A traditional school, or darshana, cannot be “intrinsically heterodox”, though Vedantin that you are I can see what leads you to this question in regard to Mīmāṃsā.
The denial of a deity—or rather the suspension of judgment as to whether there is a God or not—is characteristic of Buddhism, as we know. In the Vedic context couldn’t the “atheism”, or better “non-theism”, of the early Mimamsic authorities to whom you refer simply be tantamount to an affirmation of the penultimacy of every concept of “Lord”?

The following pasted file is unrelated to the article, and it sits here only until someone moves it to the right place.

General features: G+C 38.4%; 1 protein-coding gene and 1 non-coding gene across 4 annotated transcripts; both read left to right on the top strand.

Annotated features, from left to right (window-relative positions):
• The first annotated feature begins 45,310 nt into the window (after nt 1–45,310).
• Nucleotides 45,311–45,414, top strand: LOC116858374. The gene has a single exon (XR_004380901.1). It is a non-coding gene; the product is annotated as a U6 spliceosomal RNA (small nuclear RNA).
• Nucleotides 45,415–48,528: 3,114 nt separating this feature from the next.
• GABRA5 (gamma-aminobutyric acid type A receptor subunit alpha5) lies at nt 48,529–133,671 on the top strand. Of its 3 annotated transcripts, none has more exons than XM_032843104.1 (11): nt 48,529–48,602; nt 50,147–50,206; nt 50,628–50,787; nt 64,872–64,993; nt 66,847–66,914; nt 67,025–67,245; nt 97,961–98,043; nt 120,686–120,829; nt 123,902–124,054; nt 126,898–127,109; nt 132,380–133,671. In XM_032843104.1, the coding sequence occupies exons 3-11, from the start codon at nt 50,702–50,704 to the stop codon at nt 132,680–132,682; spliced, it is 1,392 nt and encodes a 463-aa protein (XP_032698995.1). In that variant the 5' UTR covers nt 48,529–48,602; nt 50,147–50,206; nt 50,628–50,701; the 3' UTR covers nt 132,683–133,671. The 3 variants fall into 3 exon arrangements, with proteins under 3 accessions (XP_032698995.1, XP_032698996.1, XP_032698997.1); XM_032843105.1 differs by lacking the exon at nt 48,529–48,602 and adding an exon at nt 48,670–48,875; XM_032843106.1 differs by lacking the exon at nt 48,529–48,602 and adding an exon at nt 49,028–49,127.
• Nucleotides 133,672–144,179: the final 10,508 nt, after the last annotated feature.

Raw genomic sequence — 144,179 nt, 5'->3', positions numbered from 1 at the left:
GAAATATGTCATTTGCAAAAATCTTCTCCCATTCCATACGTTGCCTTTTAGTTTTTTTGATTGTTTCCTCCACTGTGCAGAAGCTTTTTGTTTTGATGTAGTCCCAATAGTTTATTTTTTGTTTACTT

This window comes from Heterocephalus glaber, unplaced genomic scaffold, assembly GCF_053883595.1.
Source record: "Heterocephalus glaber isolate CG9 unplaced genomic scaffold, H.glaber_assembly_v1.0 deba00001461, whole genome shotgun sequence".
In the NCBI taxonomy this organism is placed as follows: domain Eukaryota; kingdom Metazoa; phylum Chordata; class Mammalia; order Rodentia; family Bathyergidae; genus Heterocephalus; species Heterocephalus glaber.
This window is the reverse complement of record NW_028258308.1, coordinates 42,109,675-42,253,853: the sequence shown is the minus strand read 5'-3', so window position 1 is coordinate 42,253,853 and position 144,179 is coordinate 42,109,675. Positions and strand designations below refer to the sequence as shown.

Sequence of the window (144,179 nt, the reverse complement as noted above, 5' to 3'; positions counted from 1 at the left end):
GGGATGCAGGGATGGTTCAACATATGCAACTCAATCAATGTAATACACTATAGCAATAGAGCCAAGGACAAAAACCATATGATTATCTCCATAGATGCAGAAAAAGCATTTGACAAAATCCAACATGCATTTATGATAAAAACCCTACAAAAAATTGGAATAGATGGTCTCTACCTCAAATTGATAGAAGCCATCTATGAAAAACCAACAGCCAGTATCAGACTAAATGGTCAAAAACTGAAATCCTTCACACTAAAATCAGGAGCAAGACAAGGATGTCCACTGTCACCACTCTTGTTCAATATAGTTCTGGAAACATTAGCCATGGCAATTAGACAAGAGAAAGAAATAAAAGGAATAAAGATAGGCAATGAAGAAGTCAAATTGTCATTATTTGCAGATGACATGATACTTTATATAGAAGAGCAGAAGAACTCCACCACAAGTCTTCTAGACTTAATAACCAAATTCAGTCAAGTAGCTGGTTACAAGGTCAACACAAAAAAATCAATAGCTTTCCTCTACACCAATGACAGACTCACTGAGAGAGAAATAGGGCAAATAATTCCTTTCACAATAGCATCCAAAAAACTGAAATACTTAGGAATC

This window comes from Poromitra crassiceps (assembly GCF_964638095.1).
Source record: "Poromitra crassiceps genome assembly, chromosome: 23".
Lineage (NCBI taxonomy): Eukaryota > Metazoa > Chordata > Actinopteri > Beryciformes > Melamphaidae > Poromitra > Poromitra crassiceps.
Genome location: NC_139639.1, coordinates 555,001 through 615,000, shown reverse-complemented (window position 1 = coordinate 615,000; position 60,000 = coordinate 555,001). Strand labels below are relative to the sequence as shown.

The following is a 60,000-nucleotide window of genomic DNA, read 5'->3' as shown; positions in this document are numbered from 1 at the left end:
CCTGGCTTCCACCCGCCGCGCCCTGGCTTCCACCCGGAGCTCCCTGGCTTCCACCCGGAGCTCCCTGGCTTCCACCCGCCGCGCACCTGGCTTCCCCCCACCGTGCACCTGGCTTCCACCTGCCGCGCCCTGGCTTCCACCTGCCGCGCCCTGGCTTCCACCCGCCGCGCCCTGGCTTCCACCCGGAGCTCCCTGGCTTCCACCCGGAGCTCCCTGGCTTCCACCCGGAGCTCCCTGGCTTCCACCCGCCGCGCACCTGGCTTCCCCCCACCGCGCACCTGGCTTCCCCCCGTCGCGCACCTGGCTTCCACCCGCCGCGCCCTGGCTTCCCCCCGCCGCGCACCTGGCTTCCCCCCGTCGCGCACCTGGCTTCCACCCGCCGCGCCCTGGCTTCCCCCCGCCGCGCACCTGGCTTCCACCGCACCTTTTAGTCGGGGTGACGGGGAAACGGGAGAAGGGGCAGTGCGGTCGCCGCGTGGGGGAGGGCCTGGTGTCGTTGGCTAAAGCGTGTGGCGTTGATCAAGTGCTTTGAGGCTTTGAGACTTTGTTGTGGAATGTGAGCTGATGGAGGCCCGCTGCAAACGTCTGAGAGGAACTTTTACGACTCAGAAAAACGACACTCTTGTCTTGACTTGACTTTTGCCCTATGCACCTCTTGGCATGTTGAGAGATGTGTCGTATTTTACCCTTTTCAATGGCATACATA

As for their denial of the yugas, is this anything other than a recognition that, even though things may seem to be passing through cycles, this cannot really be so, time and flux being features of Māyā? After all, from the “point of view” of the Absolute, to use the uselessness of such a phrase, pralaya and manvantara—”day” and “night” in the “life of Brahmā”—are simultaneous.